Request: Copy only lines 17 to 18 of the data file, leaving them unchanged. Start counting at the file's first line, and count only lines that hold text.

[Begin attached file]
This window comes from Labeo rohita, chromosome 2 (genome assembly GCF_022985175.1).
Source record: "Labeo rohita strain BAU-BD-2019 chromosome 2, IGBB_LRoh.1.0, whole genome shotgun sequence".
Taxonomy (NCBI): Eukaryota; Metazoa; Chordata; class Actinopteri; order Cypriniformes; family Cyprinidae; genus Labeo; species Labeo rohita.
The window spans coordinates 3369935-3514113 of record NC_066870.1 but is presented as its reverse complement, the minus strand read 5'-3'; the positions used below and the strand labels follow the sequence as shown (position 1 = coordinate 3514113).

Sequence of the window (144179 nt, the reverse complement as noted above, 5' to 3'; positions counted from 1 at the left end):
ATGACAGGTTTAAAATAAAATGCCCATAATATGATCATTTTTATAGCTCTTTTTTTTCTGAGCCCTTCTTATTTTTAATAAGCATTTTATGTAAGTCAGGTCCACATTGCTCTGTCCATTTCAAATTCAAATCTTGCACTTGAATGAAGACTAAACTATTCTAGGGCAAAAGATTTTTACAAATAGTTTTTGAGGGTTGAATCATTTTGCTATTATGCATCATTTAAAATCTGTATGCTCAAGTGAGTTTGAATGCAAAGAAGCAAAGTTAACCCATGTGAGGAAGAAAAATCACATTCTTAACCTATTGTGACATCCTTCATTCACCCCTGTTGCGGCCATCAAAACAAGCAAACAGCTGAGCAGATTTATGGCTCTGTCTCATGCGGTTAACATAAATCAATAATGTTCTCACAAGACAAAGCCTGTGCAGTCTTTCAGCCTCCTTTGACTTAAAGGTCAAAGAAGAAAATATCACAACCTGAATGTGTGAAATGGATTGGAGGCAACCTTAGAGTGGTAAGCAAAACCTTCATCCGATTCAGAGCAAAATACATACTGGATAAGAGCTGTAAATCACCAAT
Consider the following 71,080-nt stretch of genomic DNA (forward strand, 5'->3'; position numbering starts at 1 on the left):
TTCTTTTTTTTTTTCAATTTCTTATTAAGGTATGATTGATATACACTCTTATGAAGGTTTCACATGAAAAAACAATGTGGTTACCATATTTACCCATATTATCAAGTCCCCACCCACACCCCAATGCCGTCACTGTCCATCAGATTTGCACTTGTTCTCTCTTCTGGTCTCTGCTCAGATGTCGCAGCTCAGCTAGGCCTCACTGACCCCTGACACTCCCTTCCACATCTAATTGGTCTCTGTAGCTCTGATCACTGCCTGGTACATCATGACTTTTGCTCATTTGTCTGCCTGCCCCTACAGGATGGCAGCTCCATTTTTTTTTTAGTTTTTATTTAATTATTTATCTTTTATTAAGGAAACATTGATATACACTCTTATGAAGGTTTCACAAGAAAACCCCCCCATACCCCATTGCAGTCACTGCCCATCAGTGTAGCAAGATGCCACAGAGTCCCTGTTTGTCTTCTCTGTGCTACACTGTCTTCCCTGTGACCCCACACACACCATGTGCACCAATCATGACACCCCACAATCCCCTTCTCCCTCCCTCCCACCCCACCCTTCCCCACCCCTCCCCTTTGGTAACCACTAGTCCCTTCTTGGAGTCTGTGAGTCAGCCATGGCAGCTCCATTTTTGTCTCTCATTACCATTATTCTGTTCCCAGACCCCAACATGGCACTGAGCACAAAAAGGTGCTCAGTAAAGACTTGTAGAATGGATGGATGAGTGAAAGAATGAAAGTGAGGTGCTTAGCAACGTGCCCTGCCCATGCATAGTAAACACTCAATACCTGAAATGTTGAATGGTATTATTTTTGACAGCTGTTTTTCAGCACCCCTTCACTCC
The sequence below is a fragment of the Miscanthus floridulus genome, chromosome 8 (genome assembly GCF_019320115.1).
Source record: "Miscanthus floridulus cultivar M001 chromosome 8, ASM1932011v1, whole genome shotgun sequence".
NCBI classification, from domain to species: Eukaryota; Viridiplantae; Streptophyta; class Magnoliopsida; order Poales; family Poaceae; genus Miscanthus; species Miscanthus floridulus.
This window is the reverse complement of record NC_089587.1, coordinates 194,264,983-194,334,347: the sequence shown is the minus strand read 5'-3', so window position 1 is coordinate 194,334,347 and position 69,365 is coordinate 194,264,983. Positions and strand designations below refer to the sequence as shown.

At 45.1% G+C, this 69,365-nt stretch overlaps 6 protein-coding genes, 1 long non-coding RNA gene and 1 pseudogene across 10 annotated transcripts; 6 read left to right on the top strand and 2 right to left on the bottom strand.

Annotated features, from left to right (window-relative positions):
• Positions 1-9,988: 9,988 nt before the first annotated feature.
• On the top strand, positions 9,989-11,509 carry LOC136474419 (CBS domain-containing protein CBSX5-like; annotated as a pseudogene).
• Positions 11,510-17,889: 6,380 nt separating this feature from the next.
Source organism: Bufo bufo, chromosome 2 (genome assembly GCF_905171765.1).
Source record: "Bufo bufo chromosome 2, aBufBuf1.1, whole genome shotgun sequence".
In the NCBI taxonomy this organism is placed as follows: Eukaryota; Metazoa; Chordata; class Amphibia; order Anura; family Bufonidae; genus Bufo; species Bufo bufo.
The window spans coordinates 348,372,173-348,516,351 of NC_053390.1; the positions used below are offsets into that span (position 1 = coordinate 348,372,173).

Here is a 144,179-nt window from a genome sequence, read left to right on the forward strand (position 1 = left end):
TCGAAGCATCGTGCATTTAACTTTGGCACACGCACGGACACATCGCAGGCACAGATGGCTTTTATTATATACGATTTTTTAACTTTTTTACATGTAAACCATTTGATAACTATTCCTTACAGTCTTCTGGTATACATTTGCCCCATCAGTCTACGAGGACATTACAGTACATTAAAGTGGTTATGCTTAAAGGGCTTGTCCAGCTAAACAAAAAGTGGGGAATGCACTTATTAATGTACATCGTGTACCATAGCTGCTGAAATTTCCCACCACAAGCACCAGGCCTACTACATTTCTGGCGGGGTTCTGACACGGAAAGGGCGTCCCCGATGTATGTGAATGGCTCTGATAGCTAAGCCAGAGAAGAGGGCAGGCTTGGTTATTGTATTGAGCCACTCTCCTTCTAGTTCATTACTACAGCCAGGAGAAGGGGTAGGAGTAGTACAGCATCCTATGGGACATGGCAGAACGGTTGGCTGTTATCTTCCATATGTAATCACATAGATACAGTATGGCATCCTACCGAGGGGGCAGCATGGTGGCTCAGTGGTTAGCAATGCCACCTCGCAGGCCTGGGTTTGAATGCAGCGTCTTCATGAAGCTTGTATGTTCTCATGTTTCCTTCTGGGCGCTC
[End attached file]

• Positions 11,510-17,889: 6,380 nt separating this feature from the next.
Source organism: Bufo bufo, chromosome 2 (genome assembly GCF_905171765.1).